IT was the two-hour presentation that previewed the powerful new gaming console that is Sony's new eagerly awaited PlayStation system; but there was one thing missing - the console itself.
As Sony offered its opening gambit in the next phase of the console wars some gamers were left feeling cheated by the fact the console itself failed to make an appearance.
Presenters played games that were projected on screens in a converted opera house, but the PlayStations themselves were hidden backstage throughout yesterday evening's two-hour event.
"I don't know that the box is going to be something that's going to have a dramatic impact on people's feelings about the game. It will be a colour and a size fairly comparable to previous consoles," said Jack Tretton, CEO of Sony Computer Entertainment of America, the US-based arm of the PlayStation business.
"There's a big story to tell here, and it's going to take between now and the holiday season to get all the details out there," Tretton said in an interview.
Also likely to have disappointed fans is the fact Sony failed to put a price on their shiny new console (assuming it is shiny - that is).
Tretton also said the console price was not yet decided, though experts suggest the cost will be unlikely to be less than £300.
Excitement over the new console, which is much more powerful than PlayStation 3 and Xbox 360, reached fever pitch last night as presenters played games on screens in front of an invited audience.
Sony did say that the insides of the PS4 will essentially be a "supercharged PC," much like an Xbox.
Marking a big departure from the old and idiosyncratic PlayStation design and should make it easier for developers to create games. Sony Corp. is using processing chips made by Advanced Micro Devices Inc.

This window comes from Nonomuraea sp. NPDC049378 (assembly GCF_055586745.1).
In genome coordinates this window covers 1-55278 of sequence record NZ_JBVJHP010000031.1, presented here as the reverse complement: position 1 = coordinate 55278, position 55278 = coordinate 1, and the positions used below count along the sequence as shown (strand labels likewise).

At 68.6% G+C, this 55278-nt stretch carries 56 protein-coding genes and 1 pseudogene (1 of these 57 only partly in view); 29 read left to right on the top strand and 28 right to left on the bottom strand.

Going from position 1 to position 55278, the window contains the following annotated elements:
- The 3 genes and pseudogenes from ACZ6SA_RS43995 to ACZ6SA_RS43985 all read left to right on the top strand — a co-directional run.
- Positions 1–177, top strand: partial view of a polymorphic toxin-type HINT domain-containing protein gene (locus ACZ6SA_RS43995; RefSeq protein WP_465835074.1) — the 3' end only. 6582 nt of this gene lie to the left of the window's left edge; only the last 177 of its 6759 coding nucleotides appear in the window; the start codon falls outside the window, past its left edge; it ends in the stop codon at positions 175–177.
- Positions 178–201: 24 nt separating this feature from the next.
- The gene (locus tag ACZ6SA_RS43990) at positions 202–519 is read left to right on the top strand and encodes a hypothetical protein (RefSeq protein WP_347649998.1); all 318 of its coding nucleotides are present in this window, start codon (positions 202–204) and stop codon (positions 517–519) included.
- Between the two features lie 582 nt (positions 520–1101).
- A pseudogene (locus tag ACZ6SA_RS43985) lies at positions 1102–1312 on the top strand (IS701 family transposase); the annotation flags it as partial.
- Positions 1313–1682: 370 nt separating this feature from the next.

"One of the big challenges we faced in the past was that we created great technology that we handed over to the development community, and they had to go through a learning curve before they could harness it. And when they did, we saw some phenomenal games,"
Tretton said. "We wanted to lower that barrier of entry and really give them the ability to create tremendous gaming experiences from Day One."
But whilst details of the hardware beneath the bonnet were on offer, and some of the games were on display there was no sign of the box itself.
Sony did, however, showcase an updated controller that adds a touchpad and a "share" button.
The controller also features a light bar, which means a new PlayStation camera can more easily track the device for motion control.
As well as failing to reveal the console itself, Sony potentially risks a gaming backlash with the news that the new console won't be able to play games created for any of the three previous PlayStations, even though the PS4 will have a Blu-ray disc drive, just like the PS3.
Instead, Sony said gamers will have to stream older games to the PS4 through the Internet.
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